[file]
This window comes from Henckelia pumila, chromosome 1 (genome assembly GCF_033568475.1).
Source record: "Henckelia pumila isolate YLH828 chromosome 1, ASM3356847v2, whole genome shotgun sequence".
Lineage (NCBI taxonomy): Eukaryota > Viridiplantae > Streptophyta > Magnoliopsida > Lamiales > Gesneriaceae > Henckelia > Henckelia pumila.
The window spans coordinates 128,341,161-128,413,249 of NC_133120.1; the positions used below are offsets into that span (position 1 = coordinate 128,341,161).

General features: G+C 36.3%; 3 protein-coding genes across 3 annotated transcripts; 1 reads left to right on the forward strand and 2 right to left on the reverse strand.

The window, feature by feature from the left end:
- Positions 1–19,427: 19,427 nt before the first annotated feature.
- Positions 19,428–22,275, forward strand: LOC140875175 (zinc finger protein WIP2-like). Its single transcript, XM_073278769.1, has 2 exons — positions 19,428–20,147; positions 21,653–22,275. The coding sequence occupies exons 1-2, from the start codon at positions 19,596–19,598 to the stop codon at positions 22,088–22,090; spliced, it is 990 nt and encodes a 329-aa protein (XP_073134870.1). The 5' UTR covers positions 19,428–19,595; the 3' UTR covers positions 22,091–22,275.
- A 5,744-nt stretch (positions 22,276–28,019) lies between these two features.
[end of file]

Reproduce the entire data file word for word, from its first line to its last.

This window comes from Henckelia pumila, chromosome 1 (genome assembly GCF_033568475.1).
Source record: "Henckelia pumila isolate YLH828 chromosome 1, ASM3356847v2, whole genome shotgun sequence".
Lineage (NCBI taxonomy): Eukaryota > Viridiplantae > Streptophyta > Magnoliopsida > Lamiales > Gesneriaceae > Henckelia > Henckelia pumila.
The window spans coordinates 128,341,161-128,413,249 of NC_133120.1; the positions used below are offsets into that span (position 1 = coordinate 128,341,161).

General features: G+C 36.3%; 3 protein-coding genes across 3 annotated transcripts; 1 reads left to right on the forward strand and 2 right to left on the reverse strand.

The window, feature by feature from the left end:
- Positions 1–19,427: 19,427 nt before the first annotated feature.
- Positions 19,428–22,275, forward strand: LOC140875175 (zinc finger protein WIP2-like). Its single transcript, XM_073278769.1, has 2 exons — positions 19,428–20,147; positions 21,653–22,275. The coding sequence occupies exons 1-2, from the start codon at positions 19,596–19,598 to the stop codon at positions 22,088–22,090; spliced, it is 990 nt and encodes a 329-aa protein (XP_073134870.1). The 5' UTR covers positions 19,428–19,595; the 3' UTR covers positions 22,091–22,275.
- A 5,744-nt stretch (positions 22,276–28,019) lies between these two features.